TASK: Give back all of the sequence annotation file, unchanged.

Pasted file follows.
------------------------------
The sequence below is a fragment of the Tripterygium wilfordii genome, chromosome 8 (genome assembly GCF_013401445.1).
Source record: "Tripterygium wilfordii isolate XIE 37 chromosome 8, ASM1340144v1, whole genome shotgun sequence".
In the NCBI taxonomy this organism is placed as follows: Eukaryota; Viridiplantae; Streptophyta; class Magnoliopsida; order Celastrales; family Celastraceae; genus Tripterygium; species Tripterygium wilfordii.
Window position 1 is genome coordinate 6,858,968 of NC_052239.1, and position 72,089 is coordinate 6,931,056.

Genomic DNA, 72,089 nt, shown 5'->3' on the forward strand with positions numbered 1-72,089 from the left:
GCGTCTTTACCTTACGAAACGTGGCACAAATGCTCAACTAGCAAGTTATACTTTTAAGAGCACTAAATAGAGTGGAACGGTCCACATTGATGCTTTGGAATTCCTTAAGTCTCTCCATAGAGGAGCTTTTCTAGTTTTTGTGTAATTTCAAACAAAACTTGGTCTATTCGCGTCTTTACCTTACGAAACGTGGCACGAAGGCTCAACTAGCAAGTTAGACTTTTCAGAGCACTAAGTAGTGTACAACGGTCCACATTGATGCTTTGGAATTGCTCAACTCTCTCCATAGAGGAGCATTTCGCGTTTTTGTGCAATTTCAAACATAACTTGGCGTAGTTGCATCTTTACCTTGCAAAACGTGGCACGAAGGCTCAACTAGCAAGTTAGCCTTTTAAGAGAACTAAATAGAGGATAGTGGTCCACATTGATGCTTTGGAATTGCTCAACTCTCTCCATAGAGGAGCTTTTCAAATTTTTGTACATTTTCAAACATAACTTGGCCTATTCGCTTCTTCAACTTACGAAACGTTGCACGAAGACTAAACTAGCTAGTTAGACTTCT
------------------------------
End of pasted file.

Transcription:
The sequence below is a fragment of the Tripterygium wilfordii genome, chromosome 8 (genome assembly GCF_013401445.1).
Source record: "Tripterygium wilfordii isolate XIE 37 chromosome 8, ASM1340144v1, whole genome shotgun sequence".
In the NCBI taxonomy this organism is placed as follows: Eukaryota; Viridiplantae; Streptophyta; class Magnoliopsida; order Celastrales; family Celastraceae; genus Tripterygium; species Tripterygium wilfordii.
Window position 1 is genome coordinate 6,858,968 of NC_052239.1, and position 72,089 is coordinate 6,931,056.

Genomic DNA, 72,089 nt, shown 5'->3' on the forward strand with positions numbered 1-72,089 from the left:
GCGTCTTTACCTTACGAAACGTGGCACAAATGCTCAACTAGCAAGTTATACTTTTAAGAGCACTAAATAGAGTGGAACGGTCCACATTGATGCTTTGGAATTCCTTAAGTCTCTCCATAGAGGAGCTTTTCTAGTTTTTGTGTAATTTCAAACAAAACTTGGTCTATTCGCGTCTTTACCTTACGAAACGTGGCACGAAGGCTCAACTAGCAAGTTAGACTTTTCAGAGCACTAAGTAGTGTACAACGGTCCACATTGATGCTTTGGAATTGCTCAACTCTCTCCATAGAGGAGCATTTCGCGTTTTTGTGCAATTTCAAACATAACTTGGCGTAGTTGCATCTTTACCTTGCAAAACGTGGCACGAAGGCTCAACTAGCAAGTTAGCCTTTTAAGAGAACTAAATAGAGGATAGTGGTCCACATTGATGCTTTGGAATTGCTCAACTCTCTCCATAGAGGAGCTTTTCAAATTTTTGTACATTTTCAAACATAACTTGGCCTATTCGCTTCTTCAACTTACGAAACGTTGCACGAAGACTAAACTAGCTAGTTAGACTTCT